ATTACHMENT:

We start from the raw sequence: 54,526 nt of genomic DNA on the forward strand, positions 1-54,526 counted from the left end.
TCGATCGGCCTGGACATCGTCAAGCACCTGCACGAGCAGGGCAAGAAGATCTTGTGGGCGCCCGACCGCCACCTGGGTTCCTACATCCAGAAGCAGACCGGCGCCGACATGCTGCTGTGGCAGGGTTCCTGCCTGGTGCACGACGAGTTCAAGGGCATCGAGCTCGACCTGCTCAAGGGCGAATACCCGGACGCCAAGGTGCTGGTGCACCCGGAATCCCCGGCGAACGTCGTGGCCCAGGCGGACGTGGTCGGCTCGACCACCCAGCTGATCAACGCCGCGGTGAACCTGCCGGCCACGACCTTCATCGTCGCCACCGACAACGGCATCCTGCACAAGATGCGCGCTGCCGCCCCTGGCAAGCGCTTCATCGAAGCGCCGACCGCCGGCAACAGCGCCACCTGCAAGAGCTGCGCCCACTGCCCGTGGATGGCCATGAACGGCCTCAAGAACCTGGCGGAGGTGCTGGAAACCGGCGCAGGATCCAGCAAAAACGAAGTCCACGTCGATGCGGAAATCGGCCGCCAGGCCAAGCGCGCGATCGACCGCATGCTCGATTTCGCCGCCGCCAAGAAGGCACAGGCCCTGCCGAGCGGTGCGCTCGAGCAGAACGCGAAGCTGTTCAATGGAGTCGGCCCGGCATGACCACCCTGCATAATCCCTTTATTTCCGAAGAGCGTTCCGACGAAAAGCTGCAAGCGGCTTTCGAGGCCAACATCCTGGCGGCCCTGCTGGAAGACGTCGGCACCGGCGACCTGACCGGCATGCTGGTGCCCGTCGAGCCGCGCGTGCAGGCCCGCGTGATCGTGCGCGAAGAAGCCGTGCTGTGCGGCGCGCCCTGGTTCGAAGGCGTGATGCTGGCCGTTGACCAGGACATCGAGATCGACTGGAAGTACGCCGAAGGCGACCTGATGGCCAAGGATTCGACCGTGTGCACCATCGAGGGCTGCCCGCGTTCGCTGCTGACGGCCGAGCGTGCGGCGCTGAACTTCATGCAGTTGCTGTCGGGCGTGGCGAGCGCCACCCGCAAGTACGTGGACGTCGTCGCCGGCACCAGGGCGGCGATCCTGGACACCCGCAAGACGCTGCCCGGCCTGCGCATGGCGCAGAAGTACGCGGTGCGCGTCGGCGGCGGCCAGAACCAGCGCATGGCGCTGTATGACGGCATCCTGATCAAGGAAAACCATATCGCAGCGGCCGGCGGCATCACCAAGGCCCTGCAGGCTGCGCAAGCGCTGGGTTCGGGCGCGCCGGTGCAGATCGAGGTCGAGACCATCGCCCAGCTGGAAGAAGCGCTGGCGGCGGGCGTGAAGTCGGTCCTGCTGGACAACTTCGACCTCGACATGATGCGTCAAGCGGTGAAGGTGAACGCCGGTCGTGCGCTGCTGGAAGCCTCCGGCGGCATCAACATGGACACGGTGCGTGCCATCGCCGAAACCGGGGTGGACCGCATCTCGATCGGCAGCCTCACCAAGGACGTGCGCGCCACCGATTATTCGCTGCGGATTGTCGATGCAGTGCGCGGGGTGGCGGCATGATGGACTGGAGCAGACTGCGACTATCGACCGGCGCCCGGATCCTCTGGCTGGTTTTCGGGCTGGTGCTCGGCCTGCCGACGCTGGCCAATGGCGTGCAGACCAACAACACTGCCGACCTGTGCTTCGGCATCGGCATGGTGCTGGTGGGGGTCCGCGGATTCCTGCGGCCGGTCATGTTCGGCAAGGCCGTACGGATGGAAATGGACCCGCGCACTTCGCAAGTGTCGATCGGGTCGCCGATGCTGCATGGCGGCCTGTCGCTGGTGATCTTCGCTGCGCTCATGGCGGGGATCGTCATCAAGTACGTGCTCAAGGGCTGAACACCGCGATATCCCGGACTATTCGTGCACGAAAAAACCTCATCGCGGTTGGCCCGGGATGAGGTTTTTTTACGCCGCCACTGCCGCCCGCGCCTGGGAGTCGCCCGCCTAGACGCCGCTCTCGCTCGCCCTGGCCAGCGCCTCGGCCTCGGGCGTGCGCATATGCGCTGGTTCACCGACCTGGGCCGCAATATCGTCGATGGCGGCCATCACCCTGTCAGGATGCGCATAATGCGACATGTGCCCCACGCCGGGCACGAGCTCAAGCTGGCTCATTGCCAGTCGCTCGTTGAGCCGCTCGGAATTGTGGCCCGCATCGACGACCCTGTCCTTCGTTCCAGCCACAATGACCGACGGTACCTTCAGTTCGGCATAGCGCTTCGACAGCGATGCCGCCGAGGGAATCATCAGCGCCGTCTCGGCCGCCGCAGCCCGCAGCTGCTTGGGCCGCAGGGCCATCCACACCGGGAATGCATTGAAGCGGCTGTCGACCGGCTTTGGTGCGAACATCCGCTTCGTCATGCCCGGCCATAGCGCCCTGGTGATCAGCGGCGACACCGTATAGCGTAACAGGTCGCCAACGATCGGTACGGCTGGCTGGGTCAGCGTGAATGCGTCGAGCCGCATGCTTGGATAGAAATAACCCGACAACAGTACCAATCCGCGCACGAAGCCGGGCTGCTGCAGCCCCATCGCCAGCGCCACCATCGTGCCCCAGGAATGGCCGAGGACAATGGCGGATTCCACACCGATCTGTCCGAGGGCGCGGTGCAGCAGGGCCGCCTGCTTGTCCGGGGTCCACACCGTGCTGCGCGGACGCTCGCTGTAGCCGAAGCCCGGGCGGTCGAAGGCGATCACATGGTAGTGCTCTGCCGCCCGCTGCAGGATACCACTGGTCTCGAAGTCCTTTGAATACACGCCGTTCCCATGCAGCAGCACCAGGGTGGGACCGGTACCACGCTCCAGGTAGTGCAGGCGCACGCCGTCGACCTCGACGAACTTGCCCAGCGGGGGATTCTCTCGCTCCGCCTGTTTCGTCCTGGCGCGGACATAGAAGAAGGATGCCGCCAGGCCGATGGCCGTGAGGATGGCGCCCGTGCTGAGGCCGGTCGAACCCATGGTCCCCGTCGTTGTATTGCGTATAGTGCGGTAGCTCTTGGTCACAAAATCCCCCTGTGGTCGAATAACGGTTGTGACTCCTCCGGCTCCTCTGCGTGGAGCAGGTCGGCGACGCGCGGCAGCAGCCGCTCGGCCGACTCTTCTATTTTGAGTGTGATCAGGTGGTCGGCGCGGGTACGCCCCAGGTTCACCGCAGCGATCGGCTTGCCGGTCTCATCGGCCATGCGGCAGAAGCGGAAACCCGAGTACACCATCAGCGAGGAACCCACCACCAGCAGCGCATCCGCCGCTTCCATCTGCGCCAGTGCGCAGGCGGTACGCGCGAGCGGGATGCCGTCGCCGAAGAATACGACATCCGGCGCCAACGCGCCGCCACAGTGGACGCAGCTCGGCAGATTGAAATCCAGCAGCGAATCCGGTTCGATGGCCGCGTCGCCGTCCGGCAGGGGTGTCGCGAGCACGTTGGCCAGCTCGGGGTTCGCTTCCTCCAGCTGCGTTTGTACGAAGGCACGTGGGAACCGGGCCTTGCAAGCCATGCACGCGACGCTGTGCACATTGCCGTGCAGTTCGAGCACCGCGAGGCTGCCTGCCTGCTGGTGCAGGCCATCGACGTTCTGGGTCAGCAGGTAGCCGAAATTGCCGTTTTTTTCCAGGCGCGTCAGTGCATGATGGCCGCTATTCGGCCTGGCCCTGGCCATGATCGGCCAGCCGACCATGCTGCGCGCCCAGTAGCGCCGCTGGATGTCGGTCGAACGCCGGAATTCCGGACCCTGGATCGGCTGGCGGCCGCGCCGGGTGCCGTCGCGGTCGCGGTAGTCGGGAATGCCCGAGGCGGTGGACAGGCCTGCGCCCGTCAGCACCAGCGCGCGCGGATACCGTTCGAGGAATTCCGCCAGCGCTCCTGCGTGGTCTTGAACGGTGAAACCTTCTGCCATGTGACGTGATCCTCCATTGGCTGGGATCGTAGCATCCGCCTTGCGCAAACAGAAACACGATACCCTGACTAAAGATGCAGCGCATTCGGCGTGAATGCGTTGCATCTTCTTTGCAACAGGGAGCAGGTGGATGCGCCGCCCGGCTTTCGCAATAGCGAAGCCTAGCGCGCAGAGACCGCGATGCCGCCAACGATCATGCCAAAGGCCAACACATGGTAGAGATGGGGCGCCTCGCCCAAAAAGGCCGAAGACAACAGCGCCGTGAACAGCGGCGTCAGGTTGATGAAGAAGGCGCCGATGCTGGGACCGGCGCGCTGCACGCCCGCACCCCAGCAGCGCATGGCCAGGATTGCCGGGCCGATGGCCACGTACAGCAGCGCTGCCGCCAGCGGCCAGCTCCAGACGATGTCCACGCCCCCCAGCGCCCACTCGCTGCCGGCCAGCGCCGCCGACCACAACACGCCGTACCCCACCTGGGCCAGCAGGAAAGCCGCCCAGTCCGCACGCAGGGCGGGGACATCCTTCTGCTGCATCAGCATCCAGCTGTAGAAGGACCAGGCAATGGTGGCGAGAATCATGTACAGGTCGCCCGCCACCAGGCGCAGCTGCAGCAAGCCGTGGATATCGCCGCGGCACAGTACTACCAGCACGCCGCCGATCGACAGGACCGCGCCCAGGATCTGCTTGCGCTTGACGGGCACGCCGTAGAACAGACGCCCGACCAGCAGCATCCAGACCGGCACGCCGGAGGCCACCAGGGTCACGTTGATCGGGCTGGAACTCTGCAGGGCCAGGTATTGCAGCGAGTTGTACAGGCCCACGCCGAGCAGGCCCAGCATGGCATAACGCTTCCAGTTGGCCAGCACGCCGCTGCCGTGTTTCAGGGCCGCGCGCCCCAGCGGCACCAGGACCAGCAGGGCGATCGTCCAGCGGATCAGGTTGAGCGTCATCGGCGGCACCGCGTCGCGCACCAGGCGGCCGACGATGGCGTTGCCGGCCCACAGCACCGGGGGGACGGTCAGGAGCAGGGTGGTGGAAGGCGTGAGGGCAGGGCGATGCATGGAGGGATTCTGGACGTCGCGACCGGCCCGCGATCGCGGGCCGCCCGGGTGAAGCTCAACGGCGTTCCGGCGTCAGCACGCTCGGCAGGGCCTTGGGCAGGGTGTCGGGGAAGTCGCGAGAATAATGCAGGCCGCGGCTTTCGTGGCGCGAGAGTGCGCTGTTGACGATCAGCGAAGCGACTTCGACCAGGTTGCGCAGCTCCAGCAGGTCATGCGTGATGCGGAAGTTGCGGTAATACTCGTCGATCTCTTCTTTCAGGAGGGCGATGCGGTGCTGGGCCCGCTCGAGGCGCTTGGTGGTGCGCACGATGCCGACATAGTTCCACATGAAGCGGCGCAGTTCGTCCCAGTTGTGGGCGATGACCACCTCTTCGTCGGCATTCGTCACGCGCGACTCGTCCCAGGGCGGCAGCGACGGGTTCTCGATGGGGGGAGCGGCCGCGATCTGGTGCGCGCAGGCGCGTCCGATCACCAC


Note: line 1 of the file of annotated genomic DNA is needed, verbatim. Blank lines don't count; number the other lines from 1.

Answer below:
We start from the raw sequence: 54,526 nt of genomic DNA on the forward strand, positions 1-54,526 counted from the left end.